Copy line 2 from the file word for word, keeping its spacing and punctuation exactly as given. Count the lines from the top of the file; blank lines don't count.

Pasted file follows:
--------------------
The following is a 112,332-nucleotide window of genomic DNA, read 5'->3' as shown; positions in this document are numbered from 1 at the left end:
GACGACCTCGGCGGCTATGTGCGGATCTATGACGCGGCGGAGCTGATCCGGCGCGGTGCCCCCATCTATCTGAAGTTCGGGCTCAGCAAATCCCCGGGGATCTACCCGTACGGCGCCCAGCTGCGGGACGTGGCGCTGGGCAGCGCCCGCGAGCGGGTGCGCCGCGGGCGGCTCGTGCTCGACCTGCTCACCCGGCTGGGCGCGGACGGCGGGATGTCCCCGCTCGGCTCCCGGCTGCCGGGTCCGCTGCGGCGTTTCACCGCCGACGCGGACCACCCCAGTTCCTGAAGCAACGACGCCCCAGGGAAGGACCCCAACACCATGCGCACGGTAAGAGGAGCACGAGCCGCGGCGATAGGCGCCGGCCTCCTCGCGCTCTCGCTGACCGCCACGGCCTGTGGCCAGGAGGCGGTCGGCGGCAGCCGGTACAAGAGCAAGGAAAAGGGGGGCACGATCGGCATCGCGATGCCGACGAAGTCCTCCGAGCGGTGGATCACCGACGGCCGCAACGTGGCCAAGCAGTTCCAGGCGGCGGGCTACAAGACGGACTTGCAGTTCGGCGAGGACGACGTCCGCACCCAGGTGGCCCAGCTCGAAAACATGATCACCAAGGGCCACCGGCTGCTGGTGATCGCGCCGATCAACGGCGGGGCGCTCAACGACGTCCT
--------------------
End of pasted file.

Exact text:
GACGACCTCGGCGGCTATGTGCGGATCTATGACGCGGCGGAGCTGATCCGGCGCGGTGCCCCCATCTATCTGAAGTTCGGGCTCAGCAAATCCCCGGGGATCTACCCGTACGGCGCCCAGCTGCGGGACGTGGCGCTGGGCAGCGCCCGCGAGCGGGTGCGCCGCGGGCGGCTCGTGCTCGACCTGCTCACCCGGCTGGGCGCGGACGGCGGGATGTCCCCGCTCGGCTCCCGGCTGCCGGGTCCGCTGCGGCGTTTCACCGCCGACGCGGACCACCCCAGTTCCTGAAGCAACGACGCCCCAGGGAAGGACCCCAACACCATGCGCACGGTAAGAGGAGCACGAGCCGCGGCGATAGGCGCCGGCCTCCTCGCGCTCTCGCTGACCGCCACGGCCTGTGGCCAGGAGGCGGTCGGCGGCAGCCGGTACAAGAGCAAGGAAAAGGGGGGCACGATCGGCATCGCGATGCCGACGAAGTCCTCCGAGCGGTGGATCACCGACGGCCGCAACGTGGCCAAGCAGTTCCAGGCGGCGGGCTACAAGACGGACTTGCAGTTCGGCGAGGACGACGTCCGCACCCAGGTGGCCCAGCTCGAAAACATGATCACCAAGGGCCACCGGCTGCTGGTGATCGCGCCGATCAACGGCGGGGCGCTCAACGACGTCCT